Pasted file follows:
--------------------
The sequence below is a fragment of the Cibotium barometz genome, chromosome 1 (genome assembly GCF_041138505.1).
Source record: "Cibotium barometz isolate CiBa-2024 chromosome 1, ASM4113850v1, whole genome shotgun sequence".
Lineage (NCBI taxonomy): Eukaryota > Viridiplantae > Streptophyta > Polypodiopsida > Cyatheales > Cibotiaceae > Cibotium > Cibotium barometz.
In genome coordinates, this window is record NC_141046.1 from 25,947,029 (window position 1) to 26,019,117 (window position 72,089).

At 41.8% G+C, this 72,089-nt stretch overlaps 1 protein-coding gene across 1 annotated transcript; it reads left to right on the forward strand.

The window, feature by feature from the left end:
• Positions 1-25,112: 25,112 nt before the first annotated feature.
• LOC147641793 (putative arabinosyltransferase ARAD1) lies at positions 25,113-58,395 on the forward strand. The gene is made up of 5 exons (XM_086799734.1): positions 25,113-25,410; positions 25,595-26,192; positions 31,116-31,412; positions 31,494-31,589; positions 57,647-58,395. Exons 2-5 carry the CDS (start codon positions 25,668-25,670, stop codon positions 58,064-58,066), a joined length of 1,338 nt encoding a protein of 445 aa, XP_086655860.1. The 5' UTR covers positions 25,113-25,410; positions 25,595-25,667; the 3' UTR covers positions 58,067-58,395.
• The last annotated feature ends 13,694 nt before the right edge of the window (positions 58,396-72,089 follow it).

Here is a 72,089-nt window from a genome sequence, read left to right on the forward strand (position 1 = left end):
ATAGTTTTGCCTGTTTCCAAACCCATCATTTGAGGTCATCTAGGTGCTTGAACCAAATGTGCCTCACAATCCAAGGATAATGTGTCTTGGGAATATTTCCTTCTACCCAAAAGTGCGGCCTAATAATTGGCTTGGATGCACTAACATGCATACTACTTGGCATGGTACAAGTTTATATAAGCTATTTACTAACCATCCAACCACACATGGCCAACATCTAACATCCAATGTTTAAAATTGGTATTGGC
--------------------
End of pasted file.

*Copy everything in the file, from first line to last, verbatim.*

The sequence below is a fragment of the Cibotium barometz genome, chromosome 1 (genome assembly GCF_041138505.1).
Source record: "Cibotium barometz isolate CiBa-2024 chromosome 1, ASM4113850v1, whole genome shotgun sequence".
Lineage (NCBI taxonomy): Eukaryota > Viridiplantae > Streptophyta > Polypodiopsida > Cyatheales > Cibotiaceae > Cibotium > Cibotium barometz.
In genome coordinates, this window is record NC_141046.1 from 25,947,029 (window position 1) to 26,019,117 (window position 72,089).

At 41.8% G+C, this 72,089-nt stretch overlaps 1 protein-coding gene across 1 annotated transcript; it reads left to right on the forward strand.

The window, feature by feature from the left end:
• Positions 1-25,112: 25,112 nt before the first annotated feature.
• LOC147641793 (putative arabinosyltransferase ARAD1) lies at positions 25,113-58,395 on the forward strand. The gene is made up of 5 exons (XM_086799734.1): positions 25,113-25,410; positions 25,595-26,192; positions 31,116-31,412; positions 31,494-31,589; positions 57,647-58,395. Exons 2-5 carry the CDS (start codon positions 25,668-25,670, stop codon positions 58,064-58,066), a joined length of 1,338 nt encoding a protein of 445 aa, XP_086655860.1. The 5' UTR covers positions 25,113-25,410; positions 25,595-25,667; the 3' UTR covers positions 58,067-58,395.
• The last annotated feature ends 13,694 nt before the right edge of the window (positions 58,396-72,089 follow it).

Here is a 72,089-nt window from a genome sequence, read left to right on the forward strand (position 1 = left end):
ATAGTTTTGCCTGTTTCCAAACCCATCATTTGAGGTCATCTAGGTGCTTGAACCAAATGTGCCTCACAATCCAAGGATAATGTGTCTTGGGAATATTTCCTTCTACCCAAAAGTGCGGCCTAATAATTGGCTTGGATGCACTAACATGCATACTACTTGGCATGGTACAAGTTTATATAAGCTATTTACTAACCATCCAACCACACATGGCCAACATCTAACATCCAATGTTTAAAATTGGTATTGGC